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I've been looking at speakers for several months now and have all but decided on Paradigm Studio v3's. So, I'm talking to my brother-in-law who is a recording engineer and he is saying that I'm wasting my money and should just buy some Genelec reference monitors and a decent sub. I don't for a minute believe that all of you would have missed something like this because they are far cheaper than the paradigms. He is saying that ultimately flat response is flat response, which I have seen argued here to some extent. I have not noticed anywhere here where recording studio type monitors have been used for home HT or Music listening though. Any comments are appreciated.
 

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Well, your brother-in-law is both correct and incorrect. A good speaker should have flat response but there is more to it than just being flat. Unfortunately, you cannot simply measure a speaker by specifications but need to go and listen to it.


The requirements for studios are different than the requirements for home (in a prior life, I used to be a recording engineer). Studio speakers should be accurate (but many aren't) and completely uncolored (again, many aren't). However, most studio monitors are designed to be used in the nearfield at the mixing console position. In this listening position (nearfield) at the mixing console in a decent studio, the room has very little effect on how a speaker sounds. Studio monitors are also designed to be accurrate for on-axis listening but off axis is often not a priority. A home listening environment is very different than this and a studio monitor might not be to your liking. Furthermore, studio monitors are used to often listen for flaws in a recording and can sound overly analytical for home use.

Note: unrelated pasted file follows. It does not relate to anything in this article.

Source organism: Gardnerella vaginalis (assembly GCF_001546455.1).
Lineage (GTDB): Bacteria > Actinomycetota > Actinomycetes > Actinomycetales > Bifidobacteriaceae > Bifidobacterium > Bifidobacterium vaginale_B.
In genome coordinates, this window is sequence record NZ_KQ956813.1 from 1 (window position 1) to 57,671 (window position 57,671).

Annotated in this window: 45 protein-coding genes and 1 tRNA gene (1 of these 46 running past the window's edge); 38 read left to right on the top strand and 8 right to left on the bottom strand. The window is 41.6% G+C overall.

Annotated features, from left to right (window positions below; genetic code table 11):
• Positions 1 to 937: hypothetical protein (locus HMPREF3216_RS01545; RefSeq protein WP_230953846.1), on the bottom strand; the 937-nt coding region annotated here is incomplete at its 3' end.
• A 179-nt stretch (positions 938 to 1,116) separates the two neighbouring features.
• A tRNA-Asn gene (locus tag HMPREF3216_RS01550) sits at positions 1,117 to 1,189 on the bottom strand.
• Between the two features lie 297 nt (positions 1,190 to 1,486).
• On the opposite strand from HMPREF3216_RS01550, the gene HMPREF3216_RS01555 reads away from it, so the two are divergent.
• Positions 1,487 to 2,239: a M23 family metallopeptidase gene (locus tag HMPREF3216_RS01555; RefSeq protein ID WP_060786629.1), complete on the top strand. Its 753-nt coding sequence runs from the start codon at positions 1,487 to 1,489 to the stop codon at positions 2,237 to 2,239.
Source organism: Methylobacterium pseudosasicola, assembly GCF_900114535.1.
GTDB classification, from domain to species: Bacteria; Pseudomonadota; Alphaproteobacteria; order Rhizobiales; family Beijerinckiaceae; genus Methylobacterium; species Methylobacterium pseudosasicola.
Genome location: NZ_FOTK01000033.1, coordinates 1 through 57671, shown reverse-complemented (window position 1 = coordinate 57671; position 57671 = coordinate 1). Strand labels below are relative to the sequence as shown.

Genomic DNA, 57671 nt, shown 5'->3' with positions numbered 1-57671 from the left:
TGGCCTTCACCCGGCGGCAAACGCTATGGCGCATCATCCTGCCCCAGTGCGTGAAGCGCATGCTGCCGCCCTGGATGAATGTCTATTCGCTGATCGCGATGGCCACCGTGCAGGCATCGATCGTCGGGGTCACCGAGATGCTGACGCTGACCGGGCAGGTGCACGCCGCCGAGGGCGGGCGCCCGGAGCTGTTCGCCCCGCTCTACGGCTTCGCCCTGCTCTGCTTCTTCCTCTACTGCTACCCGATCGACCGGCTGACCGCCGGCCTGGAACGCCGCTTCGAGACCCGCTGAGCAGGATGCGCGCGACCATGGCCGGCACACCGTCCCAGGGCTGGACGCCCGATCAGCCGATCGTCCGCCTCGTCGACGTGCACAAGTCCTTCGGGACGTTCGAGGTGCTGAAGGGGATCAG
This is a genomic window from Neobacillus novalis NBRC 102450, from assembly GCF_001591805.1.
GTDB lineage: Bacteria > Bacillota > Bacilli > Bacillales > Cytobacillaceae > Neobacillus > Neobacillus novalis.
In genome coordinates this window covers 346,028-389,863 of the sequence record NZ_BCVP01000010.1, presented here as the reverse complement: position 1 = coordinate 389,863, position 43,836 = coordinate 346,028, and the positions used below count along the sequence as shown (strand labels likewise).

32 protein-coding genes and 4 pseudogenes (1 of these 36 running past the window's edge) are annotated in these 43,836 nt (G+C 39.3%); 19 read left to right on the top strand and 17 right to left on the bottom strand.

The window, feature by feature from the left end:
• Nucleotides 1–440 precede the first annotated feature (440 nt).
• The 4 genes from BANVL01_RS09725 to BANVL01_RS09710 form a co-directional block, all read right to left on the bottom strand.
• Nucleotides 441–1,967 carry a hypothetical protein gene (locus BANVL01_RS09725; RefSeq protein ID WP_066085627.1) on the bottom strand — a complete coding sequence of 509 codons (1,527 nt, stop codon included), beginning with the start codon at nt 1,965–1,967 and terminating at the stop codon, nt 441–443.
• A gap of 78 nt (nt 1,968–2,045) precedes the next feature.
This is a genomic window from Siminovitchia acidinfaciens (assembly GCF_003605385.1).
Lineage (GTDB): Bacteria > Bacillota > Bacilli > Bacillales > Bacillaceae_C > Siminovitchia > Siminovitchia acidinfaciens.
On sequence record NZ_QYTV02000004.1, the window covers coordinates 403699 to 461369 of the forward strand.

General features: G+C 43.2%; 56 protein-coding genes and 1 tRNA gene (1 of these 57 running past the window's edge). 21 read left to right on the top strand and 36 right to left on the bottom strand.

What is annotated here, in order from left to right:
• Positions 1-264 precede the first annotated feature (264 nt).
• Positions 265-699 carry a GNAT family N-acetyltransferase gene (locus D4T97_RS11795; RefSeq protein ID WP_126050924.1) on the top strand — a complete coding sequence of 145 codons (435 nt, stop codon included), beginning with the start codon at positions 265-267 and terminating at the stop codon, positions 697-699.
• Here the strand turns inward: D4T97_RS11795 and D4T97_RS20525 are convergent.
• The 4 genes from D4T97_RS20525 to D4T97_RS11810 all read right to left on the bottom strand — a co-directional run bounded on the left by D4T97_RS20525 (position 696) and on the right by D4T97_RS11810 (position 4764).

That being said, there are numerous speakers out there that work well in both situations. The Genelecs are a good speaker and should not be discounted. Other studio speakers to be considered are ATC, B&W, and Wilson.


As I always suggest, you not only must go listen to them for yourself and make up your own mind but you should take them home and try them in your own home. A speaker will sound different once you get it home and you might find yourself disappointed with your purchase.
 
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